Don's piano style reflects many different influences, yet these are all governed by his own inscrutable and unyielding individuality. He may suddenly quote the familiar style of Garner or Ellington or Shearing. Still these polite tributes are never more than just that, for this is one more device of Don's using his music to create the atmosphere he chooses. "There are three ways to enjoy or to interpret music, from a listening point of view: emotionally, intellectually, and a combination of the two. I have tried to utilize all three, contingent upon the quality of the tune chosen." His choice of using the piano as a stringed rather than as a percussion instrument gives him a flexible and marvelously expressive voice to combine emotion and intellect in the subtlest way.
          The extent of Don's formal training is clearly revealed in his fabulous technic. He began playing piano at the age of 2Ĺ, and by the time he was 9 he had been invited to study at the Leningrad Conservatory, where he was to spend a great part of his youth. And yet he was to abandon the piano while still quite young.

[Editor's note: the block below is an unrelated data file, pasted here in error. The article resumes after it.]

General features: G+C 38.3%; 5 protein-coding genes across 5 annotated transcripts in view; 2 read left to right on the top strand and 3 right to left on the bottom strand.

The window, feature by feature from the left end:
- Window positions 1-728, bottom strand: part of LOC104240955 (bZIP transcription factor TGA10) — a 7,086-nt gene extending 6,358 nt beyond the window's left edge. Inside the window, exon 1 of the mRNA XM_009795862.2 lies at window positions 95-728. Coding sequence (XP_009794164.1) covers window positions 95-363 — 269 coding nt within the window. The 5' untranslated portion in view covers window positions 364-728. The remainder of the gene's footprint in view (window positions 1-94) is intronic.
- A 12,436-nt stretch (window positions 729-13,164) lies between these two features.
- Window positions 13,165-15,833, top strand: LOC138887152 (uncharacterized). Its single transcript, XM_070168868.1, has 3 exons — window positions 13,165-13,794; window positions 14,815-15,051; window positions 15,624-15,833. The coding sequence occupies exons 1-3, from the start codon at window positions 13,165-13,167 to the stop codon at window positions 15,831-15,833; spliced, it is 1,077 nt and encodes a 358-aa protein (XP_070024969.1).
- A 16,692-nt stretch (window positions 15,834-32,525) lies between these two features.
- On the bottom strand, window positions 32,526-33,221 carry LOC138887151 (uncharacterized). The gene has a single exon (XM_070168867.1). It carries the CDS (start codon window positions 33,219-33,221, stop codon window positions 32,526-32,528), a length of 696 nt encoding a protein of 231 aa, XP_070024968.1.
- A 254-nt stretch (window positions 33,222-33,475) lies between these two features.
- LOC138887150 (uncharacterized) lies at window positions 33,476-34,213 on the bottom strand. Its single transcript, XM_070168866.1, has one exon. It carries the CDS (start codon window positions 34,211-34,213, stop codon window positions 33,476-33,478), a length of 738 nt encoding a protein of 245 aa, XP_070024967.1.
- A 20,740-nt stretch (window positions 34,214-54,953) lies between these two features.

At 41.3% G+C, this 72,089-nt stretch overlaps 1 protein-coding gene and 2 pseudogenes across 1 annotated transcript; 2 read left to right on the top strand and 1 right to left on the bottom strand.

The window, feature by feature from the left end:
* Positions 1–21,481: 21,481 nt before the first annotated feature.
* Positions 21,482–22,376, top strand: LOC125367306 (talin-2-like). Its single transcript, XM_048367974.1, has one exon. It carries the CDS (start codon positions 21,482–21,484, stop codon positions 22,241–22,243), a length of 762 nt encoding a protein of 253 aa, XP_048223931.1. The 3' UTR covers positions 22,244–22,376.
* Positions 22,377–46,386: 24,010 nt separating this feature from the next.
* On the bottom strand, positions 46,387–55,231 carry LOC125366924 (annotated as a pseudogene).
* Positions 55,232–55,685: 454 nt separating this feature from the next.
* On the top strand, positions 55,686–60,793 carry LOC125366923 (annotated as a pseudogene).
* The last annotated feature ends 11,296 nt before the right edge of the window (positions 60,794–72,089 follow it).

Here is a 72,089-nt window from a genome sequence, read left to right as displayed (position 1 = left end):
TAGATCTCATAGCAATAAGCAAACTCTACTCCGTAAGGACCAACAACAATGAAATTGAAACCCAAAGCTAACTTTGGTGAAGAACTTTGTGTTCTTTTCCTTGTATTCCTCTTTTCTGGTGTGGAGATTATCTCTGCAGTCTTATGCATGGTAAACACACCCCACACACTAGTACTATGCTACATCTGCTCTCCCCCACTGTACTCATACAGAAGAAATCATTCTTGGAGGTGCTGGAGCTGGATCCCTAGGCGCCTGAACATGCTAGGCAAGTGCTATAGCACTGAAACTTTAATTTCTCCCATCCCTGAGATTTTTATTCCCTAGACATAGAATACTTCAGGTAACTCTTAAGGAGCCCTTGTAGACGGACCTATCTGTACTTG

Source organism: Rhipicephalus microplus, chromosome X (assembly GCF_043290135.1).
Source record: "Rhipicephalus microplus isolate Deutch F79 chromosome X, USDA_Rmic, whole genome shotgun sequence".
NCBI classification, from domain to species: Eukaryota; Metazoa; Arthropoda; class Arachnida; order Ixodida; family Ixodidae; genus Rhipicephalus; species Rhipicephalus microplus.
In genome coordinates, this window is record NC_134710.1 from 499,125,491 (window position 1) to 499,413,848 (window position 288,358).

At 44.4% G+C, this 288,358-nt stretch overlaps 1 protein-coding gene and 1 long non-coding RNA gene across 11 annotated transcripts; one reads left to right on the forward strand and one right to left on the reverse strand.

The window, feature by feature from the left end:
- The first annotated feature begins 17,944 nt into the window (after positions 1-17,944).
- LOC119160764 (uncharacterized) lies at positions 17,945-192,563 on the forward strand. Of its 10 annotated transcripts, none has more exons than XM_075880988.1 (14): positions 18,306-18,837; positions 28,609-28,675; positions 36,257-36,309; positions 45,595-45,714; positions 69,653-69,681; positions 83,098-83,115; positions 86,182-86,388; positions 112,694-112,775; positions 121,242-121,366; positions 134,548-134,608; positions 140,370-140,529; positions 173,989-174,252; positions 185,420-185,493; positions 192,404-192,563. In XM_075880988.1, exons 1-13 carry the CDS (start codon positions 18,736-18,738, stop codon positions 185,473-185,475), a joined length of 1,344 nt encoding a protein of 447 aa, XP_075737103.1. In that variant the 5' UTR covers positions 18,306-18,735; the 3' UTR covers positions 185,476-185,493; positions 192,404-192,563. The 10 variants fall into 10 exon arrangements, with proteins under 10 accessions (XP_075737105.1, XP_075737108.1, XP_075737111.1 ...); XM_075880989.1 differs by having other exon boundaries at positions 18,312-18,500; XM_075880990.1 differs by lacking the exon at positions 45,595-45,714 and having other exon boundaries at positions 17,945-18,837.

It was while in Chicago as a psychologist that Don "tripped" back into a musical career. He was given a grant to study the relationship, if any, between music and a juvenile crime wave which had suddenly broken out in the early 1950's. Working in a small club there, he used his knowledge and skill to perform experiments in sound, whereby he proved that certain tonal combinations affected the audience's reactions. No one in the audience knew of his experiment, or that students had been planted among them to gauge their reactions.
But Don Shirley the pianist became a sensation. Appearances in New York followed, notably at the Basin Street, where Duke Ellington first heard him. Here started their warm friendship which was highlighted by Don's performance in 1955 of the premiere of the Duke's Piano Concerto at Carnegie Hall with the NBC Symphony of the Air. An appearance on the Arthur Godfrey Show launched his career nationwide.